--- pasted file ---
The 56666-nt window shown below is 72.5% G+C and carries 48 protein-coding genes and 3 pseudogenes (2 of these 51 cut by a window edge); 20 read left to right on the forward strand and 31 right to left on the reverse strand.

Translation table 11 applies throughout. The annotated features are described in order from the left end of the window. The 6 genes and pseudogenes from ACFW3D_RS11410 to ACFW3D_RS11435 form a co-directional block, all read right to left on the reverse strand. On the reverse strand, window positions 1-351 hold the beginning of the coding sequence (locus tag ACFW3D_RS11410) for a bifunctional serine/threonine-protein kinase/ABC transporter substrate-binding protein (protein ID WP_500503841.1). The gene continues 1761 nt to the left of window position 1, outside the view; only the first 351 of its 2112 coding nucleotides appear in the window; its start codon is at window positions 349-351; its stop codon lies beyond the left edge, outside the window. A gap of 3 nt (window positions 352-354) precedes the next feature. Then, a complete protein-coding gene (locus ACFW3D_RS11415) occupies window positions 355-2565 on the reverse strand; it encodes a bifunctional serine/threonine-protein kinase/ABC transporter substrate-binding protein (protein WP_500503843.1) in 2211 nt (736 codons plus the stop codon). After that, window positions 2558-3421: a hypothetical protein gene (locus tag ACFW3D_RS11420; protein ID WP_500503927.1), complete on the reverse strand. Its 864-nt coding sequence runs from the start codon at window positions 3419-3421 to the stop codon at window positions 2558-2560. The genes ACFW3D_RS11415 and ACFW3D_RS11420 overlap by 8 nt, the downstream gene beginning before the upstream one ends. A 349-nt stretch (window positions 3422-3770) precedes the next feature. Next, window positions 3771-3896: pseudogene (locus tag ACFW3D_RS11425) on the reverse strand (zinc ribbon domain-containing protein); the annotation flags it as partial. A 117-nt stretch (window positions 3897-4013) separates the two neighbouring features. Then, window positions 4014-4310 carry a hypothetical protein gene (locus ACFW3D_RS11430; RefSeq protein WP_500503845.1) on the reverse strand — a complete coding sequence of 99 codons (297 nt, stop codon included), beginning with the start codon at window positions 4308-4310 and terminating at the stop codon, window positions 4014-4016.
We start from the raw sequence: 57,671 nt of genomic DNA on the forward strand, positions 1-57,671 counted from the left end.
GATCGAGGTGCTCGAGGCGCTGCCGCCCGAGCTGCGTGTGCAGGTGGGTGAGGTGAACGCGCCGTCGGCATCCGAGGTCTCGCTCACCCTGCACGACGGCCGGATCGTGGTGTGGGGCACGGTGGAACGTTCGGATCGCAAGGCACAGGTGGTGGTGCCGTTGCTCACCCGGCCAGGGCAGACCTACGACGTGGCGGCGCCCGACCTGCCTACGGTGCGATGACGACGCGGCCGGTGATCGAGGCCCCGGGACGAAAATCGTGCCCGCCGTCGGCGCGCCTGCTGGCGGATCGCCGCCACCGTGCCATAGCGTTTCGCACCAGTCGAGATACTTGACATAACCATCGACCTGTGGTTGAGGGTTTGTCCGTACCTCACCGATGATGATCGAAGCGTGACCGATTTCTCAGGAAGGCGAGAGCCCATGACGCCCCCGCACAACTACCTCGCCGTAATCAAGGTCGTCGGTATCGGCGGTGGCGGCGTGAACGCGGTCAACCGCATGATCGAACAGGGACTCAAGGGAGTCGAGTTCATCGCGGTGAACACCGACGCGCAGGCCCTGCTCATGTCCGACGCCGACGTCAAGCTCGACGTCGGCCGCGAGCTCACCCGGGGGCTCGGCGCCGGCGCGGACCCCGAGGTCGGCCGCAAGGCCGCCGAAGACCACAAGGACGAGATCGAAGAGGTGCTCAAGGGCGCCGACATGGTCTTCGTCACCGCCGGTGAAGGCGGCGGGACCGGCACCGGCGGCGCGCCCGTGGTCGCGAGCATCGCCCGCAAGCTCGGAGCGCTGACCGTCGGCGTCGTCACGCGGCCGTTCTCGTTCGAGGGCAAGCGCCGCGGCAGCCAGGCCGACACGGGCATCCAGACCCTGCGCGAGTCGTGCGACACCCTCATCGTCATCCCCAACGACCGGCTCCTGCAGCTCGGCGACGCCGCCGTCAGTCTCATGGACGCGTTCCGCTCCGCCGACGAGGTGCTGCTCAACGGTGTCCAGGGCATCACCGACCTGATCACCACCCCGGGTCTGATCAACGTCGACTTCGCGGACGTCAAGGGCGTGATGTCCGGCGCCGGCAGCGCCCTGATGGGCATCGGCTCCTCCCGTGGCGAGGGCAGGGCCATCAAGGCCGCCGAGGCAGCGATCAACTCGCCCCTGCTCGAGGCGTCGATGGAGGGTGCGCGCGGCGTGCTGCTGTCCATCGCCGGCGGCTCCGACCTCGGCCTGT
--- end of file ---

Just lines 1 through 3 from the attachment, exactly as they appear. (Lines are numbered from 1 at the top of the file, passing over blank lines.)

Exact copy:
The 56666-nt window shown below is 72.5% G+C and carries 48 protein-coding genes and 3 pseudogenes (2 of these 51 cut by a window edge); 20 read left to right on the forward strand and 31 right to left on the reverse strand.

Translation table 11 applies throughout. The annotated features are described in order from the left end of the window. The 6 genes and pseudogenes from ACFW3D_RS11410 to ACFW3D_RS11435 form a co-directional block, all read right to left on the reverse strand. On the reverse strand, window positions 1-351 hold the beginning of the coding sequence (locus tag ACFW3D_RS11410) for a bifunctional serine/threonine-protein kinase/ABC transporter substrate-binding protein (protein ID WP_500503841.1). The gene continues 1761 nt to the left of window position 1, outside the view; only the first 351 of its 2112 coding nucleotides appear in the window; its start codon is at window positions 349-351; its stop codon lies beyond the left edge, outside the window. A gap of 3 nt (window positions 352-354) precedes the next feature. Then, a complete protein-coding gene (locus ACFW3D_RS11415) occupies window positions 355-2565 on the reverse strand; it encodes a bifunctional serine/threonine-protein kinase/ABC transporter substrate-binding protein (protein WP_500503843.1) in 2211 nt (736 codons plus the stop codon). After that, window positions 2558-3421: a hypothetical protein gene (locus tag ACFW3D_RS11420; protein ID WP_500503927.1), complete on the reverse strand. Its 864-nt coding sequence runs from the start codon at window positions 3419-3421 to the stop codon at window positions 2558-2560. The genes ACFW3D_RS11415 and ACFW3D_RS11420 overlap by 8 nt, the downstream gene beginning before the upstream one ends. A 349-nt stretch (window positions 3422-3770) precedes the next feature. Next, window positions 3771-3896: pseudogene (locus tag ACFW3D_RS11425) on the reverse strand (zinc ribbon domain-containing protein); the annotation flags it as partial. A 117-nt stretch (window positions 3897-4013) separates the two neighbouring features. Then, window positions 4014-4310 carry a hypothetical protein gene (locus ACFW3D_RS11430; RefSeq protein WP_500503845.1) on the reverse strand — a complete coding sequence of 99 codons (297 nt, stop codon included), beginning with the start codon at window positions 4308-4310 and terminating at the stop codon, window positions 4014-4016.
We start from the raw sequence: 57,671 nt of genomic DNA on the forward strand, positions 1-57,671 counted from the left end.